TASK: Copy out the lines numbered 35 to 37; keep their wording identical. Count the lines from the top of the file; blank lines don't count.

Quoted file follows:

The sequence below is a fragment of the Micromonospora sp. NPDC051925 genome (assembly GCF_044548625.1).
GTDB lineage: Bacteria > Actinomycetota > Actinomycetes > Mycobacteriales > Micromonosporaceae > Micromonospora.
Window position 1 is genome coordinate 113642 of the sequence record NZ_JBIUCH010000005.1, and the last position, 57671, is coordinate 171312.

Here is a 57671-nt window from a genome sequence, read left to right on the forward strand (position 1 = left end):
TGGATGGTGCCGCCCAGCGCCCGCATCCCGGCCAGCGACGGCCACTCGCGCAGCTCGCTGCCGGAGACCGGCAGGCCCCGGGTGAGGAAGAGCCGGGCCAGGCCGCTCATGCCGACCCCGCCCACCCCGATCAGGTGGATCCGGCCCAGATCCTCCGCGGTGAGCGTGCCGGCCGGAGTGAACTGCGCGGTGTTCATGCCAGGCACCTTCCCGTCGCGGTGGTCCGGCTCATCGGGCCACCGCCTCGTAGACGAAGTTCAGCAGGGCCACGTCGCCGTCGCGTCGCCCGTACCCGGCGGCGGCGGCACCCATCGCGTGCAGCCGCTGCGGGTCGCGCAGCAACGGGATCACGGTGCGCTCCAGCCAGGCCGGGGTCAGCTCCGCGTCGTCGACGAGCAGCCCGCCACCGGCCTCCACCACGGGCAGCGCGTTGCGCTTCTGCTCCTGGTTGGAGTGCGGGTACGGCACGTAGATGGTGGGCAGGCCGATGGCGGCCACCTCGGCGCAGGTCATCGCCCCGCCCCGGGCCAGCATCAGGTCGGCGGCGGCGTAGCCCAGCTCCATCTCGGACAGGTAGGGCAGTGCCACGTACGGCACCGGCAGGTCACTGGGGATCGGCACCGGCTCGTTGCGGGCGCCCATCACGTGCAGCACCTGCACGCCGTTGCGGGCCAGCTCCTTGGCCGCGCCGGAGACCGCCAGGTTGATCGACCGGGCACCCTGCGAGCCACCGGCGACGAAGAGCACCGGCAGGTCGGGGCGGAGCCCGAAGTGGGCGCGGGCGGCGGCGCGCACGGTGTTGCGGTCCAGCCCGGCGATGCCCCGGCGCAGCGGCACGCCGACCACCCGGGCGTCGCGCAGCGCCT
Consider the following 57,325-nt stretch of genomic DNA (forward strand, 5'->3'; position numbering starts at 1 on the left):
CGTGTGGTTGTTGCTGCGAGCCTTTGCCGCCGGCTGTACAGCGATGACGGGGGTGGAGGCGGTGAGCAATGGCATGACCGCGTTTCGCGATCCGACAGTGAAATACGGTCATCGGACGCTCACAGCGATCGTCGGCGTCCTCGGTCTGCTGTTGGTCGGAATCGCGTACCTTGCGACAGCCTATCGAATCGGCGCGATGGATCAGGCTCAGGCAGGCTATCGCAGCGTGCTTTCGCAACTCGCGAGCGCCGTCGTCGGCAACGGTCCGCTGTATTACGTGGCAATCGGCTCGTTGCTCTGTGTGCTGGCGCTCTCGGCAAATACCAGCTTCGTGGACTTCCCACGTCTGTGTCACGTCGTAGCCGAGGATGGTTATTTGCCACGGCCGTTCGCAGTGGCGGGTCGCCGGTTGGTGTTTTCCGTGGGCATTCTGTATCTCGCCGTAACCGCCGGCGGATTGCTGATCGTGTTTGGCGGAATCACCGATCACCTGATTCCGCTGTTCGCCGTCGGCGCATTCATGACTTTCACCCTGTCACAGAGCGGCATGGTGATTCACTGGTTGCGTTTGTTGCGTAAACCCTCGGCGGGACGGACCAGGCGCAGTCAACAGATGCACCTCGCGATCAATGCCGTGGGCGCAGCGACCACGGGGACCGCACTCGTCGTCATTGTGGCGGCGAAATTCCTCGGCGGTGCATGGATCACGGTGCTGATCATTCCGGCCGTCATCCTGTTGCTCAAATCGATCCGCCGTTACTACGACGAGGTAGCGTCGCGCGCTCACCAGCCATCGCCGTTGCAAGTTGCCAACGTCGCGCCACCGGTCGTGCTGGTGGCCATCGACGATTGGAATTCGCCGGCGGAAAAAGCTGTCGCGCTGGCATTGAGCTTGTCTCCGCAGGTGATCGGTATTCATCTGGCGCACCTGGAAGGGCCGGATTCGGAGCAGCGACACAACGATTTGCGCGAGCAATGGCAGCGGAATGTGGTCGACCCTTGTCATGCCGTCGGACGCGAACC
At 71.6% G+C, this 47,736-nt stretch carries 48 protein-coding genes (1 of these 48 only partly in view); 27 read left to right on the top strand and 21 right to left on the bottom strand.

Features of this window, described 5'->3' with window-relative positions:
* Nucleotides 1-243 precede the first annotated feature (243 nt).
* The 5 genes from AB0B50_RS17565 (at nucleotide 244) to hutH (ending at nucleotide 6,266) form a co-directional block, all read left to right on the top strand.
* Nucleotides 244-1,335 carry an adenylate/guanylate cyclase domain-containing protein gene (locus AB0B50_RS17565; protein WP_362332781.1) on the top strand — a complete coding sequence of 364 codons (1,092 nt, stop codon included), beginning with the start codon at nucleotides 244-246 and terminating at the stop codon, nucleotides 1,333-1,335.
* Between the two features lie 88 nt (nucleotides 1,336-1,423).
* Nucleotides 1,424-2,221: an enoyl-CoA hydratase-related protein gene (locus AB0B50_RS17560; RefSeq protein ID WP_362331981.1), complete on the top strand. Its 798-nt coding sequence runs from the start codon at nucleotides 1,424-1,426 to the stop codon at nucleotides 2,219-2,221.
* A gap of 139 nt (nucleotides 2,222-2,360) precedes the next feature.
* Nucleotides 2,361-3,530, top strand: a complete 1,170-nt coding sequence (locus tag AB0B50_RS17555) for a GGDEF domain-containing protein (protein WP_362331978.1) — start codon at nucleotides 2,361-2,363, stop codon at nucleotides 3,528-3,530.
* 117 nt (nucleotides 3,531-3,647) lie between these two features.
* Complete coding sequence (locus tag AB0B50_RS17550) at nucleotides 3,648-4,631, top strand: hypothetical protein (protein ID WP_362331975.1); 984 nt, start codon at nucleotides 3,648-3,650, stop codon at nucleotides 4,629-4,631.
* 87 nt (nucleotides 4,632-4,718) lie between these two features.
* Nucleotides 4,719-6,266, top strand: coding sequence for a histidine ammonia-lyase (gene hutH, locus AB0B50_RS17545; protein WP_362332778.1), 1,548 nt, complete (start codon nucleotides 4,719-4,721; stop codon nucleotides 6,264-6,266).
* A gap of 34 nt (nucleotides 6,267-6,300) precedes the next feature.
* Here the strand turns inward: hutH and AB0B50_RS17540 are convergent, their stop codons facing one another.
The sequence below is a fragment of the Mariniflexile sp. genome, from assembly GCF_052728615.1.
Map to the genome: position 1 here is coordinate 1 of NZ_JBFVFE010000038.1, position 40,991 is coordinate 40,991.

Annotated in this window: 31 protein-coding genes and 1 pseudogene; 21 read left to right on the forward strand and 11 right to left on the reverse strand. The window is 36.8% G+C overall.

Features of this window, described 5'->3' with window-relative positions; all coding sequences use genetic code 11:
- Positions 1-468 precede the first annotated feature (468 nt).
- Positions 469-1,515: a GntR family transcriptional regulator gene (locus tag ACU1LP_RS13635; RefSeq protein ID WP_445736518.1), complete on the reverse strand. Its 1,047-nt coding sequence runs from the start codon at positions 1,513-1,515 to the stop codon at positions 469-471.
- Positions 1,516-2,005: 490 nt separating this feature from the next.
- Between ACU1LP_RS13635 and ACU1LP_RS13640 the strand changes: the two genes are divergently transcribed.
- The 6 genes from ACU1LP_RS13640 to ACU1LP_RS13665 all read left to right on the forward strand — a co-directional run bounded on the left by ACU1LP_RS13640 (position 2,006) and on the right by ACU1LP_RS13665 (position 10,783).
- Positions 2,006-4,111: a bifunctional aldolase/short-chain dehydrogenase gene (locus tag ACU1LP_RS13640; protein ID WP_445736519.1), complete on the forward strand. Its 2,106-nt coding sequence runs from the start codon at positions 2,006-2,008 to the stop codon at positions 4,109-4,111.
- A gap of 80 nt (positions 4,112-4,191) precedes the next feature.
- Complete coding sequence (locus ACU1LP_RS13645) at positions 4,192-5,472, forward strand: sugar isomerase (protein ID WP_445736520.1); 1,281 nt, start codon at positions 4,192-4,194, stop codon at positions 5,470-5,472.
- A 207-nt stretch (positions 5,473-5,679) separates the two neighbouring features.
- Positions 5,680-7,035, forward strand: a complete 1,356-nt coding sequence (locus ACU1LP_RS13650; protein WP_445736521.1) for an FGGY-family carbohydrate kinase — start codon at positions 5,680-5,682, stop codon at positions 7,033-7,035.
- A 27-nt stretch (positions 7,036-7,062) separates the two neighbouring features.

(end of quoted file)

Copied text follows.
- A 207-nt stretch (positions 5,473-5,679) separates the two neighbouring features.
- Positions 5,680-7,035, forward strand: a complete 1,356-nt coding sequence (locus ACU1LP_RS13650; protein WP_445736521.1) for an FGGY-family carbohydrate kinase — start codon at positions 5,680-5,682, stop codon at positions 7,033-7,035.
- A 27-nt stretch (positions 7,036-7,062) separates the two neighbouring features.